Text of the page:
“Help…I have shin splints!”




Shin Splints

I hate the term shin splints. Everyone thinks they have shin splints. The truth is, some do, many do not. Shin splints have come to symbolize every single ache and pain that someone has in their lower leg. Shin splints are however, a generic term for a specific condition.


The true term for a shin splint is Medial Tibial Stress syndrome. Medial –  meaning on the inside of the lower leg. Stress –  meaning that it is an overuse, chronic problem. Too many people misdiagnosis themselves thinking they have shin splints when their pain and inflammation is on the outside, meaty portion of the lower leg, or many think it is when they have direct pain over the bone itself. Neither are true shin splints.

Shin splints can be caused by a variety of factors, but the number one way is by not having enough arch support in the middle of your foot. When the strength of the arch breaks down, and you then add repetitive stress to it, such as running, you will get a breakdown of the muscle the runs from the arch to the medial (inside) portion of the tibia (shin bone). Micro-tears begin in the area, causing pain and inflammation.

Not having enough arch support can be caused by a whole host of factors, but usually it is a combination of lack of support in your footwear, the running surface, and training protocol. Also imbalances in the lower leg, such as over-active, tight calf muscles, weak, under developed lateral muscles, and biomechanical troubles, can all lead to weakened and stressed arches on the feet.

Shin Splints can go through stages with people. Many symptoms go away on their own after a few weeks of training, and other people have the misfortune of battling with them all season and need additional help to combat the pain and disability that shin splints produce.


So what do you do if you suffer from shin splints? The following advice is not guaranteed to get rid of shin splints for good, but I will assure you that these methods are tried and true and have worked seemingly miracles for many people.

1. Ice Ice Baby – Ice them BEFORE and AFTER your activity. 20 min of ice before your practice, game or exercise bout. This will do wonders for the pain and inflammation. An ice bag will do well, but for maximal effect, try a large bucket of ice water.

2. ADVIL or your choice of over-the-counter anti-inflammatory agent. Again, this will cut the pain and inflammation a lot and help you deal with the issue better.

3. Stretch those calves – Most people have over-active calf muscles, Stretch them each day. 20 seconds to a minute of a straight stretch for each calf. 10 reps of more. The looser the muscle, the less stress that is put on the arches.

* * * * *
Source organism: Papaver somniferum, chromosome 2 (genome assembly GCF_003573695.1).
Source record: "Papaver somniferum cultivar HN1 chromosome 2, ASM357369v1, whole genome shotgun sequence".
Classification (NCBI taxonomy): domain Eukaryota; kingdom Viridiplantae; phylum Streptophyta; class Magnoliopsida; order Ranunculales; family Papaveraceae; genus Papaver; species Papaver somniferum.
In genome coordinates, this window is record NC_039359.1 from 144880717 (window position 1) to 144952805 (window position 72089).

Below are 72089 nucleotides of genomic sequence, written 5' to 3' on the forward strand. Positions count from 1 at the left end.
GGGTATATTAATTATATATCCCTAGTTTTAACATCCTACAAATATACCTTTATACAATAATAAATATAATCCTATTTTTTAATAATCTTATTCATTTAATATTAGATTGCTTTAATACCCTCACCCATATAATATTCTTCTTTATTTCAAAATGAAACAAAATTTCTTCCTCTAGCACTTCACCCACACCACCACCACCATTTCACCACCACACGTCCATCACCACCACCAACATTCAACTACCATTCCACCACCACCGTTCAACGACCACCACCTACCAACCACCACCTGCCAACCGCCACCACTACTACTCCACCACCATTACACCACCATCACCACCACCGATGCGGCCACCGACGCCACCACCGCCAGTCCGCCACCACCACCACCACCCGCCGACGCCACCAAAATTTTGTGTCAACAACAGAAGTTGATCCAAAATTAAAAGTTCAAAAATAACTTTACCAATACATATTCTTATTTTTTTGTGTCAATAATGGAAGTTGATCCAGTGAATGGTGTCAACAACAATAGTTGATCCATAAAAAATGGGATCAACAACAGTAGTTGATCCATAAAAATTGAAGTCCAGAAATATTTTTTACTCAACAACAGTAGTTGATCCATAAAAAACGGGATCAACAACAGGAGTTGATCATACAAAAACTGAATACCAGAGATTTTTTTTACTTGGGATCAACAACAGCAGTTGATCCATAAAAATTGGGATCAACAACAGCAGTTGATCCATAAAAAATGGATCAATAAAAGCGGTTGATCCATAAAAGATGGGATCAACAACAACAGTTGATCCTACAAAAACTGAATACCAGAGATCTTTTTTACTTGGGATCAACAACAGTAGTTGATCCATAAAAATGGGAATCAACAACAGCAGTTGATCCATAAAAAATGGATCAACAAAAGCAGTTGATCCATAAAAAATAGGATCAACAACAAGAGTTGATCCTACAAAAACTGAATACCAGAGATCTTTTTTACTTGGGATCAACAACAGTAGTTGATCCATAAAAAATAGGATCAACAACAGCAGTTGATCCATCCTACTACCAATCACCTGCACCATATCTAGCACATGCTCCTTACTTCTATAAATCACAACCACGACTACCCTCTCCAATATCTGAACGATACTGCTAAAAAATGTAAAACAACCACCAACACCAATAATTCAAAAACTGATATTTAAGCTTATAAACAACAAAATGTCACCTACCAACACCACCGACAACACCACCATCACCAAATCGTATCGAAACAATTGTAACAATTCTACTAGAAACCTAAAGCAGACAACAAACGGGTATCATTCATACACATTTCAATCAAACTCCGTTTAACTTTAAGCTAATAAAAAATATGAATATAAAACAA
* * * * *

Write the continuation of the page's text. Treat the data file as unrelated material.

4. Arch Support!! – Get yourself some arch supports. Artificial arch supports (like the kind you buy in your local drug store or shoe store) will give your arches a huge amount of support and many times take your symptoms away immediately. If you have access to athletic tape, you can tape your arches as well. This will give your arches a little stronger, immediate support.

5. Shoes– Make sure your shoes are supportive. This is even more important than getting artificial supports. Pick shoes that have a decent amount of arch support and that give you good shock absorption. If you are exercising or practicing on old shoes and have shin splints, go BUY NEW SHOES. Old, worn out shoes are the number one culprit usually for shin problems.

6. Playing Surfaces- There is not much you can do about where you play, but certain playing surfaces can cause shin problems to occur. If you can find alternative surfaces to train on, find a surface that causes less pain during and after you are training.

Remember, shin splints are due to repetitive stresses to the feet and lower leg musculature. In dealing with this, you have to find the root of the problem and correct it. Usually this comes from faulty arches. Shin splints can be an indirect cause of stress fractures if they are not dealt with. If you are having shin pain, try the above suggestions first. If they don’t bring relief, then I am afraid you may just have to take some time off and let things heal. Either way, you will eventually get back to optimal health and play or exercise without pain.

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